Step by step of how remote patient monitoring works

Home or remote monitoring is applying data transmission technology from a device implanted in a patient to the specialist’s office. For this to be possible, the pacemaker or defibrillator must be capable of transmitting, and the patient must have a device at home capable of transferring this information.

Remote patient monitoring and clinical telemonitoring programs offer medical teams a sustainable and scalable way to manage chronically ill or complex patient populations at home and play a vital role in caring for patients with COVID-19 who do not require hospitalization. In addition, regularly transmitting patient data that can provide critical information about the patient’s condition will provide healthcare teams with a more holistic view of the patient and intervene before adverse events occur.

Remote patient monitoring involves the use of wearable medical devices intended for passive monitoring in the home with detailed data on vital signs, physiological biometrics, and symptomatic events such as resting heart rate, skin temperature, resting respiratory rate, activity levels, body position, cough rate, etc., changing the way doctors monitor and manage patients living with chronic diseases from home.

Monitoring currently includes pacemakers, implantable defibrillators (ICDs), subcutaneous Holter, and cardiac resynchronization devices (CRTs). These implantable systems offer multiple programmable aspects and store large amounts of diagnostic information to devise function, arrhythmia rate, patient activity, status, etc. The general scheme of operation of a monitoring system is as follows:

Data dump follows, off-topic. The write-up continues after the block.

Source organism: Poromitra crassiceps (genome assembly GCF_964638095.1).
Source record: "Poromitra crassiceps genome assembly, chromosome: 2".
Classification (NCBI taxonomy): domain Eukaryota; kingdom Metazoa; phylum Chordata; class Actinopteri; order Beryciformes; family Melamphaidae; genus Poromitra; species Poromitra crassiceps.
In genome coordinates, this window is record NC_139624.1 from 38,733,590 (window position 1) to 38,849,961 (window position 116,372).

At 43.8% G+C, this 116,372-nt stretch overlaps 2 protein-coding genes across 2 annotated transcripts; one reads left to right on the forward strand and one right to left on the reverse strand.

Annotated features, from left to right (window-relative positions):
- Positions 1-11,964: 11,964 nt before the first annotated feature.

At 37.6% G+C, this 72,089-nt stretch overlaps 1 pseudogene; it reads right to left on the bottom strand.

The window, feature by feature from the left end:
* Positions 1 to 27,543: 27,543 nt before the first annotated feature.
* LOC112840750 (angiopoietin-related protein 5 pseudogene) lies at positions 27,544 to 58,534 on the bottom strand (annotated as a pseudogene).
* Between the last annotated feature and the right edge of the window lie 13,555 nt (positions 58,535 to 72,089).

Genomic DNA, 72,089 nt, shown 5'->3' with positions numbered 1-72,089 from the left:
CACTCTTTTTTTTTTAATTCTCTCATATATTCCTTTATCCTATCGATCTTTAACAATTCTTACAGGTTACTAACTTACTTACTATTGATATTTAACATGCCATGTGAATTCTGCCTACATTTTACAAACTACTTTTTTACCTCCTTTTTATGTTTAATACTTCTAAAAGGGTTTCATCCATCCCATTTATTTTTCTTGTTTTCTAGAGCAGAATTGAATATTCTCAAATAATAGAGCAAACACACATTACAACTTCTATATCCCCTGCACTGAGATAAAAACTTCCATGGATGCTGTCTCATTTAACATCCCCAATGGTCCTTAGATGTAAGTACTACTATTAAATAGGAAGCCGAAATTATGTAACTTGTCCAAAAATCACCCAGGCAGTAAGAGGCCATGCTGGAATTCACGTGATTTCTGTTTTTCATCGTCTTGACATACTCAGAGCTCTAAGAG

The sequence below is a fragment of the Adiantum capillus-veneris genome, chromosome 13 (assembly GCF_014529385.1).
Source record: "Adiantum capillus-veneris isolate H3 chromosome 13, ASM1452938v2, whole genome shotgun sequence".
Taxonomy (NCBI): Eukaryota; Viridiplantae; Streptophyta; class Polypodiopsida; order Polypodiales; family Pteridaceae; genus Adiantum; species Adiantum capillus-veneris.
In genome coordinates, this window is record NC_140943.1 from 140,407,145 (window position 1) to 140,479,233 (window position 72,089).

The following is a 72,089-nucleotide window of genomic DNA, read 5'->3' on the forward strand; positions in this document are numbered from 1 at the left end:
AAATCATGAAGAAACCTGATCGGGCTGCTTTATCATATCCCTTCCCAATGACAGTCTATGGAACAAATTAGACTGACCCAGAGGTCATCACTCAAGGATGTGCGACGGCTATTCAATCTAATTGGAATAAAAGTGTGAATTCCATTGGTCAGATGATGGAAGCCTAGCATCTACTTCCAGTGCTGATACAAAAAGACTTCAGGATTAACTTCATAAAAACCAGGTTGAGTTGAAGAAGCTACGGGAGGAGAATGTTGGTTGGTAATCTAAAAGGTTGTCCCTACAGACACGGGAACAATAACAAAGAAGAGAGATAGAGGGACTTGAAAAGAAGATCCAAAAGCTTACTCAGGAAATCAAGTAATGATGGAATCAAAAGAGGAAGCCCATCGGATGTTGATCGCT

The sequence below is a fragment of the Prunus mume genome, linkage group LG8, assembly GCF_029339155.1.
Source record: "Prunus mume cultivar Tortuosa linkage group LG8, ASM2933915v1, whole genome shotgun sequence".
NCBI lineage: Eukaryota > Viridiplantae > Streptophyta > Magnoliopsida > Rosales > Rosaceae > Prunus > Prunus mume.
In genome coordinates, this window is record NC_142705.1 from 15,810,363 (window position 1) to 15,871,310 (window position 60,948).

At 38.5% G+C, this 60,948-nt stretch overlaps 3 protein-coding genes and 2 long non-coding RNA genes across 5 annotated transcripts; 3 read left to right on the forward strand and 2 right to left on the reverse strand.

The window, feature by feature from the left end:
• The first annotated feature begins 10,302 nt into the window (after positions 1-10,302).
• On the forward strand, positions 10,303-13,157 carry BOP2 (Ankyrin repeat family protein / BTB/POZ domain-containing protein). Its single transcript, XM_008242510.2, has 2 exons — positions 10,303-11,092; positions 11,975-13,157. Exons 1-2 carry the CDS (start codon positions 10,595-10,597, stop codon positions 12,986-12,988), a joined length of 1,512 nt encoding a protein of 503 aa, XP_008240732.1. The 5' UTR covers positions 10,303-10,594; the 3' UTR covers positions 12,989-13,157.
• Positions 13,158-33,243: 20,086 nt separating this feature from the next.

• Step 1: The patient has an implanted device to transmit information and transmits it regularly at a time previously programmed by the practitioner, usually at night while the patient sleeps, every day, or on the scheduled date. The device also transmits information when an event occurs (e.g., a change in device function or an arrhythmia).
  • Step 2: The patient’s transmitter, which functions as a cell phone or analog landline, collects this information.
  • Step 3: The patient’s transmitter sends, via multimedia message, with a restricted bandwidth for medical devices, the coded information to the company’s service center.
  • Step 4: At the Service Center, the complete information is received from the device and dumped into the secure database, which the physician can review via the Internet. If the information received is for an event, the system automatically notifies the physician by SMS, fax, or e-mail (depending on the physician’s decision).
  • Step 5: The physician reviews the events or the patient’s page (depending on his/her work routine) and checks the status of the device/patient to take appropriate clinical action. Nursing plays a vital role in this step since they are responsible for receiving this information in many centers.

These systems record a large amount of information stored and available to the physician from anywhere with internet access. In addition, the Web site is secure, and data can only be viewed by accessing it with assigned passwords, thus ensuring data protection.

The remote patient monitoring offerings extend the population health management and provide a comprehensive and proactive healthcare strategy to connect physicians, providers, and patients for a continuum of care.

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